British history (eek!), metric conversions (sometimes I still have to check with the back of the textbook for verification), French verb conjugation (high school was a long time ago), long division (thank goodness my kids are sharp!), and punctuation and grammar rules (why does the English language have to be so messy!?) to name a few.
But never, ever up to this point have I attempted such a daunting endeavor as... A class band.
You may be surprised, as there are few things I love more than music. But please keep in mind that loving music and TEACHING music are two very different things.
This year however, I've decided to give it a go. As soon as I mentioned it after devotions one morning, my kids were all in - pulling out their instruments from home, ranging all the way from electric guitar amps to harmonicas.
Fortunately, my mom was here to get the ball rolling when she was visiting a few weeks ago. She taught Zach, Noah and Caleb as if her guitar teaching days in London were only yesterday. They tuned their strings, got a feel for a few basic strumming patterns, and then we moved into chords. Since she left and Grayden has returned from vacation, the boys have acquired a solid base of chords and have been jamming out to 'Wavin' Flag', 'Awesome God' and 'Lions' (by Lost and Found).
In the meantime, Ana and Mina have been learning the ropes of playing the recorder (which might I add was one of the best finds I've ever made at the dollar store!). We've nailed out the notes for the 'Here I am to Worship' chorus, with the girls doing the harmony and me holding down the melody (what a sight!). Unfortunately, their little fingers put them at a disadvantage when covering the air holes, which results in frequent high-pitched reverberations, but they don't give up easily. It's currently 6:23pm on Friday night and I can hear them practicing on the porch downstairs. Bless their hearts.
Lastly, we have Bridgely, who initially I had thought could join in with the girls and I in our 'winds section', or learn some basic rhythm patterns on the bongo to compliment our band with percussion. He had some other ideas. This past Christmas, he received a harmonica and sheet music accompaniment, and when I gave him a choice between drums and recorders, he asked to give the harmonica a go instead. Initially I hesitated because I've never even attempted playing the harmonica in my life. I could see in his eyes he was really hoping I would agree, so I resolved that enthusiasm was enough to give it a fair shot. After testing it out a bit myself in the corners of quietness, I wrote down a few patterns on a post-it note and left him to it. I quickly discovered that he's a natural.
All of this to say that even though class band is as chaotic and headache prone as I imagined, it's been such a thrill for me to see my kids take the little I know and run far beyond with the natural talents and determination they possess.
I still spin from one instrument cluster to the next, each producing their own flavour of harmonies. I write out notes and numbers. I clap out rhythms. I count them in. I review finger positions. I raise my voice to be heard above the noise. I start over again. I am very well aware that I am in over my head. But I'm learning that it's okay.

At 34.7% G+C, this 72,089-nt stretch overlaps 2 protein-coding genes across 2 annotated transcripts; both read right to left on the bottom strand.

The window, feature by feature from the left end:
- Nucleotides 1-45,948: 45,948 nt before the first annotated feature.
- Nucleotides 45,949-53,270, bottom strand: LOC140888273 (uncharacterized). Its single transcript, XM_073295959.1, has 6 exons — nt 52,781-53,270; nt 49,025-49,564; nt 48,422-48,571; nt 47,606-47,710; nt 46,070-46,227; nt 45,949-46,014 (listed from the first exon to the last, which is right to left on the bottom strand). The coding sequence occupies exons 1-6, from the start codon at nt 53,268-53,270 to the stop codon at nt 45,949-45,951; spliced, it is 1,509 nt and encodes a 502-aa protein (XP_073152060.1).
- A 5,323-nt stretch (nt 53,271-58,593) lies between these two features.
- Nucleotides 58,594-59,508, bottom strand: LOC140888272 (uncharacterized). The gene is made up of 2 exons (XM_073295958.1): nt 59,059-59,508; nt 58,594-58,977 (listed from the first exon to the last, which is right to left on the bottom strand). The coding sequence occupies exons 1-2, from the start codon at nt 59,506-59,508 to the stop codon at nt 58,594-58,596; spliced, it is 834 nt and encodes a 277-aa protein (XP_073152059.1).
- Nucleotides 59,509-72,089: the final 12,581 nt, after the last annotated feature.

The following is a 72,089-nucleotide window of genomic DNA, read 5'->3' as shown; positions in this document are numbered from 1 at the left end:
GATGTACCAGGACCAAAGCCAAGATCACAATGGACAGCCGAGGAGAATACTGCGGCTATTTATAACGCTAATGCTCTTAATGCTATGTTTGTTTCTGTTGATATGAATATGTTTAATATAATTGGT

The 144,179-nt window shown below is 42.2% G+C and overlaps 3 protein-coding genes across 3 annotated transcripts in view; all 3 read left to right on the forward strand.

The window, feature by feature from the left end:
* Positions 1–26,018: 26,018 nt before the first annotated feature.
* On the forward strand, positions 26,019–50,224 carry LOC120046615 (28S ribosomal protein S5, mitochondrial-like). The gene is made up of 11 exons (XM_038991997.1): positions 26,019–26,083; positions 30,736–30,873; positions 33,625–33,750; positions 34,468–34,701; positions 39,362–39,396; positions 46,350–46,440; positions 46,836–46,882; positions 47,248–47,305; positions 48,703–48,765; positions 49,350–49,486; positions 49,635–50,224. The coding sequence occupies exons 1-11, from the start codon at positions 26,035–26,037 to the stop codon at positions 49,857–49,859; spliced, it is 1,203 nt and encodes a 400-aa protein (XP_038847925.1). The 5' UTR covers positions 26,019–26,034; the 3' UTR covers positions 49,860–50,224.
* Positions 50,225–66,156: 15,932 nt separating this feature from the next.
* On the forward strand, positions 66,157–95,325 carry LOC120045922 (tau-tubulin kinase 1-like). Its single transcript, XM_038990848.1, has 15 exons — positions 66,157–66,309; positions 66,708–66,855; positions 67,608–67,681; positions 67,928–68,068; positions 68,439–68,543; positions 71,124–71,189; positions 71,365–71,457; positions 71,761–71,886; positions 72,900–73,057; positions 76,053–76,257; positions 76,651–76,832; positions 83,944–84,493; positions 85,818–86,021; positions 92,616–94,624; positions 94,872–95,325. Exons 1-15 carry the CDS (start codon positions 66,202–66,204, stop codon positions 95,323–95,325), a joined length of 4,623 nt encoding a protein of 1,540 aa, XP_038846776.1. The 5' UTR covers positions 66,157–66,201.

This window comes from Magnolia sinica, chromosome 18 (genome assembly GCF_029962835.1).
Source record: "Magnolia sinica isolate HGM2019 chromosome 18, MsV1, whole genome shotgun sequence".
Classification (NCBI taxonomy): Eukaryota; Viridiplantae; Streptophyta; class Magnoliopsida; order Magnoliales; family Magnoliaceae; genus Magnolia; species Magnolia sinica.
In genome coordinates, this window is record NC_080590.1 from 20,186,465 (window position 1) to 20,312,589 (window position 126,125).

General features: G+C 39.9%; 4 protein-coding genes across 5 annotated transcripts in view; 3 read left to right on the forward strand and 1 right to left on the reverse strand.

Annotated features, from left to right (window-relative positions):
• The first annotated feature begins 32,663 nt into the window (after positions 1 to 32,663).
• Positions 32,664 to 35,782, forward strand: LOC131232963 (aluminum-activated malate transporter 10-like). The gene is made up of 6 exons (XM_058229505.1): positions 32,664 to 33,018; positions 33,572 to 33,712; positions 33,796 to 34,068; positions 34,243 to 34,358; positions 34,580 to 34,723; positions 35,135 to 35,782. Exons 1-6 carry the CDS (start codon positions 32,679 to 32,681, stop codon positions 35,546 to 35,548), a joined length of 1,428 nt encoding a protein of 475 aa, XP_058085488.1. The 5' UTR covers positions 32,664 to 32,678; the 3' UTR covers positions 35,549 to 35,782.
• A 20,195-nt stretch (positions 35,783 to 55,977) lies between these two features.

A few days ago while practicing with Ana and Mina, I made a complete fool of myself as I demonstrated the melody and totally messed up the notes. The girls still looked at me like a world-class orchestra conductor. When I moved to the porch where the boys were jamming, they nodded their heads to the rhythm that I played out as if I had years of experience to my name. They may or may not know that I still can't play the B minor chord properly, and I never use a capo because I don't know how it works. They could care less.
Then I move over to Bridgely working faithfully on the harmonica. He can play way better than I ever had, and when I start gushing, Caleb remembers that he's got a harmonica laying around in his room upstairs and decides to get it. Before I know it, Bridgely's teaching him the ropes and they've got their own thing going.
My kids are getting good and clearly it's by no merit to me. And even better, we're learning more than just music notes. We're learning about each other. We're learning about the talents God has given us. We're learning how practice pays off. We're learning that it's okay to laugh. We're learning that it's not only the the sounds we make that can blend and harmonize and benefit each other, but our unique personalities and abilities.
Like when Mina builds so much air pressure blowing her recorder that it comes out her other end and we all bust a gut laughing. When the school day ends and the boys remain in the classroom jamming with each other and playing 'Smoke on the Water' from the low base to the highest pitched string. When Bridgely nudges my jot notes on a post-it closer to Caleb and they play together.
It doesn't matter that I'm not a professional. It doesn't matter that I've never done this before. It doesn't matter that we don't have brass and keys and electrical equipment to put on a professional show. The audiences we perform for will no doubt be enthralled, and the Lord will smile at our joyful noise.
Make a joyful noise unto the LORD, all the earth: